A cautionary note on the power of the test for the indirect effect in mediation analysis.

Loeys T, Moerkerke B, Vansteelandt S - Front Psychol (2015)

The power to detect the indirect effect (IE). Data are generated according to the right panel of Figure 1 with a = 0.4 and c' = 0.16 and a residual correlation rho between M and Y equal to 0.336. The different power curves represent varying assumptions on unmeasured confounding of the M-Y relationship in a sensitivity analysis.
© Copyright Policy - open-access
Related In: Results  -  Collection

License
Show All Figures
getmorefigures.php?uid=PMC4290592&req=5

Figure 4: The power to detect the indirect effect (IE). Data are generated according to the right panel of Figure 1 with a = 0.4 and c' = 0.16 and a residual correlation rho between M and Y equal to 0.336. The different power curves represent varying assumptions on unmeasured confounding of the M-Y relationship in a sensitivity analysis.
Mentions: We mimic the setting of Rucker et al. (2011) with the direct effect equal to 0.16, the effect of X on M fixed to 0.4, but now with a spurious correlation between M and Y induced by a standard normal distributed variable U (the right panel of Figure 1). Typically, factors other than X that affect M also affect Y in the direction that M affects Y (Bullock et al., 2010). We assume here that U has the same effect on M and Y, and results in a spurious 0.4 effect of M on Y. Hence, the true total and indirect effect equal 0.16 and 0, respectively; but the spurious indirect effect, ignoring the unmeasured U, also equals 0.16. We simulate such data in samples of size N (25, 50, 100, 200), and repeated each setting 5000 times. The total and indirect effect are estimated each time using models (1), (2), and (3). Figure 4 shows the power to detect the total effect, as well as the power to detect the spurious indirect effect (curve with ρ equal to zero, cfr. infra). As expected, one finds as before substantial power gain for the test of ab vs. c with increasing sample size. However, this is misguided in view of the absence of an indirect effect.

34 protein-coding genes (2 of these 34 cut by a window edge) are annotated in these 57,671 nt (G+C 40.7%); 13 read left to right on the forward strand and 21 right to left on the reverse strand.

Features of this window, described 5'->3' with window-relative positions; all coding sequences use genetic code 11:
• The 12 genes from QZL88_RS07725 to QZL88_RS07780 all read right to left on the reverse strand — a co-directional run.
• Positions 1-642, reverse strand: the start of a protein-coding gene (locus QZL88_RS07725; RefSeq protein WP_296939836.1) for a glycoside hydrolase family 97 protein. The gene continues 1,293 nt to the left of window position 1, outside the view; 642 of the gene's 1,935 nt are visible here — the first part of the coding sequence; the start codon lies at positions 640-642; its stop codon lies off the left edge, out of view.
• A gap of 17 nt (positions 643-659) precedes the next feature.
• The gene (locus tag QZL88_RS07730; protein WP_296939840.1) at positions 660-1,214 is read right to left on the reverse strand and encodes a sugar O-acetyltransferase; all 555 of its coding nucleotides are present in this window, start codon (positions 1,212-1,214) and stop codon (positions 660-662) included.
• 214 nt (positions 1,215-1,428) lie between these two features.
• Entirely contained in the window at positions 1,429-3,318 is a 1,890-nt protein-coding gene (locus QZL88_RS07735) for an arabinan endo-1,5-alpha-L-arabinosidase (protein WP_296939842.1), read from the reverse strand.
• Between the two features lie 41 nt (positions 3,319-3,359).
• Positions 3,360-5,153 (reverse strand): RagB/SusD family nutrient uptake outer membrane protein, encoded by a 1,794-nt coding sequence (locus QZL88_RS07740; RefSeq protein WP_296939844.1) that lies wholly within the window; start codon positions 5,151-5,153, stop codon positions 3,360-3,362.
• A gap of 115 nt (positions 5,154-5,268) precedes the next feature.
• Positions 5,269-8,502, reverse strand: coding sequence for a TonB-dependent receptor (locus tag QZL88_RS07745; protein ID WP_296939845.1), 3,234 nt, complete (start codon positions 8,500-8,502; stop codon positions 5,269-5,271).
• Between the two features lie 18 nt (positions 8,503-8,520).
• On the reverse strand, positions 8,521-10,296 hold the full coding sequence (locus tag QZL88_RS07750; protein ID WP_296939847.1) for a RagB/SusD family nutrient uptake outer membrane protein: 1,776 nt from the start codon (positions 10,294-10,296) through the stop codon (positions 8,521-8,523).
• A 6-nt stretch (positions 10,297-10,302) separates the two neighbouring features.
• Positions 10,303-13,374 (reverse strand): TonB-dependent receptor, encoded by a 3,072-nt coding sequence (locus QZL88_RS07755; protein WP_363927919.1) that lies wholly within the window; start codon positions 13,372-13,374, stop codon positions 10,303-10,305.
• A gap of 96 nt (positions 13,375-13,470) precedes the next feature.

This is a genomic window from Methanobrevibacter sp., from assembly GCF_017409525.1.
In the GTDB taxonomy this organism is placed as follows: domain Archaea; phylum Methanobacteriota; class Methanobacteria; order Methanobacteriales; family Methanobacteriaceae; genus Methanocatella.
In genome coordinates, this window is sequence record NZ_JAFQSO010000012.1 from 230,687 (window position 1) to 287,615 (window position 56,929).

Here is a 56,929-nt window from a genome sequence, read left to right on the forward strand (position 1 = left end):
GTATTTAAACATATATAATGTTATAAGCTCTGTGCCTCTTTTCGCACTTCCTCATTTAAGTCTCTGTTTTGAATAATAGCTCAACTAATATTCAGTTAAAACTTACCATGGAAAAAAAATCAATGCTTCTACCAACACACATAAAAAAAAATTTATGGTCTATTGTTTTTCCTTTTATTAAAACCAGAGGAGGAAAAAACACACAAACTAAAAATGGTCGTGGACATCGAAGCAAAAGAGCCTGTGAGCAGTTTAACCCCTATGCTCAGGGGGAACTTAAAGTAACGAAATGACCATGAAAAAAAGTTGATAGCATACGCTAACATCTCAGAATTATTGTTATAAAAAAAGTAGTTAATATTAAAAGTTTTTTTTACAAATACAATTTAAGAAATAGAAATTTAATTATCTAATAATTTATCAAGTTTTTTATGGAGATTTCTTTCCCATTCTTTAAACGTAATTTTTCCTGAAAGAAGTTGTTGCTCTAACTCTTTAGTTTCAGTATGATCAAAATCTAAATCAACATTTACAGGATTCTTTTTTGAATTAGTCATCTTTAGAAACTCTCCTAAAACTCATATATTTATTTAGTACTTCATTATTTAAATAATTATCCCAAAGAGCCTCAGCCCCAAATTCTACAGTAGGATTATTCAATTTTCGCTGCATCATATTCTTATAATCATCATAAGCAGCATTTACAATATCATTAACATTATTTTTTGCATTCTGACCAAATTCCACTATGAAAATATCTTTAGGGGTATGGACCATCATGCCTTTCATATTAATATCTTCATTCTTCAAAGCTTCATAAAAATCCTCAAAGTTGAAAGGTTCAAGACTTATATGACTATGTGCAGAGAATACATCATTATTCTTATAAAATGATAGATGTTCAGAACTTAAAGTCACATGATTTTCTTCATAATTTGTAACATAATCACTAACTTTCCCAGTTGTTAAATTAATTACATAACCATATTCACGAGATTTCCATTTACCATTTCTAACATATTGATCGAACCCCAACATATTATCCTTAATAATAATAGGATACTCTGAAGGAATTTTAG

Bottom Line: Recent simulation studies have pointed to the higher power of the test for the mediated effect vs. the test for the total effect, even in the presence of a direct effect.This has motivated applied researchers to investigate mediation in settings where there is no evidence of a total effect.On the basis of the results, we recommend that when the primary interest lies in mediation only, a significant test for the total effect should not be used as a prerequisite for the test for the indirect effect.

View Article: PubMed Central - PubMed

Affiliation: Department of Data Analysis, Ghent University Ghent, Belgium.

ABSTRACT
Recent simulation studies have pointed to the higher power of the test for the mediated effect vs. the test for the total effect, even in the presence of a direct effect. This has motivated applied researchers to investigate mediation in settings where there is no evidence of a total effect. In this paper we provide analytical insight into the circumstances under which higher power of the test for the mediated effect vs. the test for the total effect can be expected in the absence of a direct effect. We argue that the acclaimed power gain is somewhat deceptive and comes with a big price. On the basis of the results, we recommend that when the primary interest lies in mediation only, a significant test for the total effect should not be used as a prerequisite for the test for the indirect effect. However, because the test for the indirect effect is vulnerable to bias when common causes of mediator and outcome are not measured or not accounted for, it should be evaluated in a sensitivity analysis.

No MeSH data available.


Related in: MedlinePlus